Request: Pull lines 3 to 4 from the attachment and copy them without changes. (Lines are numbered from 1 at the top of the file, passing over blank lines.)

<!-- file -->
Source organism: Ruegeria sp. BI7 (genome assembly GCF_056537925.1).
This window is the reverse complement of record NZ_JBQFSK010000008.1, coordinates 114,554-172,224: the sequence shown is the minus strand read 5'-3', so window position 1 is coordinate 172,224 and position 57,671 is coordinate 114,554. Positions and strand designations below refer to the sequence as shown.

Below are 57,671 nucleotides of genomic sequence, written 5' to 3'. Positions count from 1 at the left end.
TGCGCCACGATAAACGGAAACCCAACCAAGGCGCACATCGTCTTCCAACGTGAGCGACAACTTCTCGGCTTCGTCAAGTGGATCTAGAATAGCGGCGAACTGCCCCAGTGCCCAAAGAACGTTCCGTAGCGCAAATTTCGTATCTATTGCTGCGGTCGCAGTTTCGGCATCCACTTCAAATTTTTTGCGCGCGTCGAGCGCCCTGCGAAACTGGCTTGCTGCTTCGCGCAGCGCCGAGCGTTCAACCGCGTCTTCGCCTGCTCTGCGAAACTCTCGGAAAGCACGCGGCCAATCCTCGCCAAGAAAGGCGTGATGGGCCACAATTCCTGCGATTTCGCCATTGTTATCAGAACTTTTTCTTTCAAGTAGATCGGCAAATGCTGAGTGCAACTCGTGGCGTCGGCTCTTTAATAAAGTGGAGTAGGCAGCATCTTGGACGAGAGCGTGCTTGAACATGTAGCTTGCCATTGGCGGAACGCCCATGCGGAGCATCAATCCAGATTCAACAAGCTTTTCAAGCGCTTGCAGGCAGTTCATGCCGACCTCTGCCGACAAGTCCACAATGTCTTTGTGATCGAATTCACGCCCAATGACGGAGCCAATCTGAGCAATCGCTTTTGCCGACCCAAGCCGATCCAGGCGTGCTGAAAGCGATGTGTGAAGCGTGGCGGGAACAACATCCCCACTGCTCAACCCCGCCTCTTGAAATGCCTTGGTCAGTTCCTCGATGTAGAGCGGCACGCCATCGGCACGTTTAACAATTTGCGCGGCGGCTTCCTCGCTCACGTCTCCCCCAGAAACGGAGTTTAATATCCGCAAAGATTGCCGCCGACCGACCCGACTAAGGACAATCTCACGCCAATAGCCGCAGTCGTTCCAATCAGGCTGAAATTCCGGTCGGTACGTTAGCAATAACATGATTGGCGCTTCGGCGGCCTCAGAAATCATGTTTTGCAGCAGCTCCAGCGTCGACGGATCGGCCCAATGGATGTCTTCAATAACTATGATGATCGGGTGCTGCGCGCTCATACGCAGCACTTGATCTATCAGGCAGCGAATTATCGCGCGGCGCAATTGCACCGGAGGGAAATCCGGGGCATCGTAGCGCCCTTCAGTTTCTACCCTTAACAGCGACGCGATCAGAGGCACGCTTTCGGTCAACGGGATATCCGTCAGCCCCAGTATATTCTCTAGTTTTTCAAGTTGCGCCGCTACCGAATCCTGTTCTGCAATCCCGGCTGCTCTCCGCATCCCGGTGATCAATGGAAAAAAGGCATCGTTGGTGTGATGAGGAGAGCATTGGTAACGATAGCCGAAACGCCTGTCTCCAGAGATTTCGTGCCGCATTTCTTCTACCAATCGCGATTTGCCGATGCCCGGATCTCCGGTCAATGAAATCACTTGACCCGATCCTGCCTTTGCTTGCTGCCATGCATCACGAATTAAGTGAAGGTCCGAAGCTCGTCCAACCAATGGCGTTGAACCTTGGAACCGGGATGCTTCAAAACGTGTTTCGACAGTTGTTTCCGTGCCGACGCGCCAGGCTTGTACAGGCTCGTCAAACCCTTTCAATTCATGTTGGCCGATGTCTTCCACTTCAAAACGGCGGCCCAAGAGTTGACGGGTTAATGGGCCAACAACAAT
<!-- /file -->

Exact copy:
Below are 57,671 nucleotides of genomic sequence, written 5' to 3'. Positions count from 1 at the left end.
TGCGCCACGATAAACGGAAACCCAACCAAGGCGCACATCGTCTTCCAACGTGAGCGACAACTTCTCGGCTTCGTCAAGTGGATCTAGAATAGCGGCGAACTGCCCCAGTGCCCAAAGAACGTTCCGTAGCGCAAATTTCGTATCTATTGCTGCGGTCGCAGTTTCGGCATCCACTTCAAATTTTTTGCGCGCGTCGAGCGCCCTGCGAAACTGGCTTGCTGCTTCGCGCAGCGCCGAGCGTTCAACCGCGTCTTCGCCTGCTCTGCGAAACTCTCGGAAAGCACGCGGCCAATCCTCGCCAAGAAAGGCGTGATGGGCCACAATTCCTGCGATTTCGCCATTGTTATCAGAACTTTTTCTTTCAAGTAGATCGGCAAATGCTGAGTGCAACTCGTGGCGTCGGCTCTTTAATAAAGTGGAGTAGGCAGCATCTTGGACGAGAGCGTGCTTGAACATGTAGCTTGCCATTGGCGGAACGCCCATGCGGAGCATCAATCCAGATTCAACAAGCTTTTCAAGCGCTTGCAGGCAGTTCATGCCGACCTCTGCCGACAAGTCCACAATGTCTTTGTGATCGAATTCACGCCCAATGACGGAGCCAATCTGAGCAATCGCTTTTGCCGACCCAAGCCGATCCAGGCGTGCTGAAAGCGATGTGTGAAGCGTGGCGGGAACAACATCCCCACTGCTCAACCCCGCCTCTTGAAATGCCTTGGTCAGTTCCTCGATGTAGAGCGGCACGCCATCGGCACGTTTAACAATTTGCGCGGCGGCTTCCTCGCTCACGTCTCCCCCAGAAACGGAGTTTAATATCCGCAAAGATTGCCGCCGACCGACCCGACTAAGGACAATCTCACGCCAATAGCCGCAGTCGTTCCAATCAGGCTGAAATTCCGGTCGGTACGTTAGCAATAACATGATTGGCGCTTCGGCGGCCTCAGAAATCATGTTTTGCAGCAGCTCCAGCGTCGACGGATCGGCCCAATGGATGTCTTCAATAACTATGATGATCGGGTGCTGCGCGCTCATACGCAGCACTTGATCTATCAGGCAGCGAATTATCGCGCGGCGCAATTGCACCGGAGGGAAATCCGGGGCATCGTAGCGCCCTTCAGTTTCTACCCTTAACAGCGACGCGATCAGAGGCACGCTTTCGGTCAACGGGATATCCGTCAGCCCCAGTATATTCTCTAGTTTTTCAAGTTGCGCCGCTACCGAATCCTGTTCTGCAATCCCGGCTGCTCTCCGCATCCCGGTGATCAATGGAAAAAAGGCATCGTTGGTGTGATGAGGAGAGCATTGGTAACGATAGCCGAAACGCCTGTCTCCAGAGATTTCGTGCCGCATTTCTTCTACCAATCGCGATTTGCCGATGCCCGGATCTCCGGTCAATGAAATCACTTGACCCGATCCTGCCTTTGCTTGCTGCCATGCATCACGAATTAAGTGAAGGTCCGAAGCTCGTCCAACCAATGGCGTTGAACCTTGGAACCGGGATGCTTCAAAACGTGTTTCGACAGTTGTTTCCGTGCCGACGCGCCAGGCTTGTACAGGCTCGTCAAACCCTTTCAATTCATGTTGGCCGATGTCTTCCACTTCAAAACGGCGGCCCAAGAGTTGACGGGTTAATGGGCCAACAACAAT